Air Pollution Control Program

Breathe Easy Missouri Project 

Breathe Easy | St. Louis | Kansas City | Southwest Missouri | Southeast Missouri

The Missouri Department of Natural Resources received two grants from the U.S. Environmental Protection Agency (EPA) for a total of nearly $2 million in federal funds. The funding comes under the National Clean Diesel Funding Assistance Program. The Air Pollution Control Program submitted two applications under this competitive grant and both applications were selected to receive full funding. The two grant projects are known as the Clean Up Missouri Diesel Emissions Project and the Breathe Easy Missouri Project, each of which were selected to receive nearly $1 million in federal funds.  Both grants target four separate areas of the state including St. Louis, Kansas City, southwest Missouri and southeast Missouri. Four different organizations were awarded subgrants to implement the two projects in their respective areas of the state.

Breathe Easy Missouri Project
The Breathe Easy Missouri Project focuses on off-road engines including material handlers, loaders, marine engines and locomotives, but the project also includes retrofits for dump trucks, work trucks and refuse haulers, along with one early replacement for a school bus.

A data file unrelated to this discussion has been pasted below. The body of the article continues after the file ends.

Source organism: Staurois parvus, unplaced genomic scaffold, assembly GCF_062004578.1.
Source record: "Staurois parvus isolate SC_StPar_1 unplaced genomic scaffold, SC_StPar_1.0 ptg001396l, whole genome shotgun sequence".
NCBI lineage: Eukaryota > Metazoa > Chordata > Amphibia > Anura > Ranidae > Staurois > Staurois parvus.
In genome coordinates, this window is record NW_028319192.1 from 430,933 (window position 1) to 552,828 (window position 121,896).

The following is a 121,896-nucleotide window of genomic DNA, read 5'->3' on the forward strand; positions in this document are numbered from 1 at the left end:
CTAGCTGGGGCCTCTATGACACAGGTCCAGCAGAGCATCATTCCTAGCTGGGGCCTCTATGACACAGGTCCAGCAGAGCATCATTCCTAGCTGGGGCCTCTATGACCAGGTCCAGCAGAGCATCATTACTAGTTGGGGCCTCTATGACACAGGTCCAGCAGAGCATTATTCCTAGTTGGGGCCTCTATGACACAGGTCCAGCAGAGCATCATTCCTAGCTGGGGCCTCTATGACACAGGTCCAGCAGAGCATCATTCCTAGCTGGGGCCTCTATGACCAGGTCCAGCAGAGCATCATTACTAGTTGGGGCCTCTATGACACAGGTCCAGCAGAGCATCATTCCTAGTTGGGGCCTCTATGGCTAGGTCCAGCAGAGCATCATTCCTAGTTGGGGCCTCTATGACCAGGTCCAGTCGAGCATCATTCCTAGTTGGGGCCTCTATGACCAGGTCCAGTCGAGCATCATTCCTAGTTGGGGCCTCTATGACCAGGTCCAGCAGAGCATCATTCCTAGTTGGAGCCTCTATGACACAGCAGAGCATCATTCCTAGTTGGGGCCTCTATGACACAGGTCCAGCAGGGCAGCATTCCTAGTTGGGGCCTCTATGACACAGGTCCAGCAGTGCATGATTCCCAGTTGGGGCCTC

Marine engines and locomotives operate in areas of extremely disproportionately high levels of diesel emissions. Many rail yards and ports are also located in highly populated areas and are near or in environmental justice communities. Reducing the emissions in and around these areas will dramatically reduce the public’s exposure to diesel exhaust.

For locomotives, idle reduction is an extremely effective approach to both reducing diesel emissions and conserving fuel.  Automatic engine shutdown startup devices on locomotives can not only reduce emissions, but also lower operating costs. This idle reduction technology will result in the conservation of diesel fuel, which will make the facilities operation more sustainable, thus decreasing America’s dependency on foreign oil. For more information about EPA verified idle reduction technology for medium and heavy duty diesel fleets, see EPA's verified idle reduction technology list.

The estimated projected annual and lifetime emission reductions and fuel savings expected from all projects implemented under the Breathe Easy Missouri National DERA Program can be seen in the table below, along with the estimated projection of annual monetary health benefits to result from the project.  The projected emission reductions, fuel savings and health benefits were calculated using the EPA’s Diesel Emission Quantifier.

Breathe Easy Missouri National DERA Project Emission Results and Health Benefits

 

NOx

PM

HC

CO

CO2

Diesel Fuel (gallons)

Annual Reductions (Tons/Year)

229.29

5.11

11.96

38.47

416.25

37,500

Lifetime Reductions (Tons)

3,415.50

71.89

169.56

560.95

6,243.75

562,500

Annual Monetary Health Benefits Based Soley on PM 2.5 Reductions: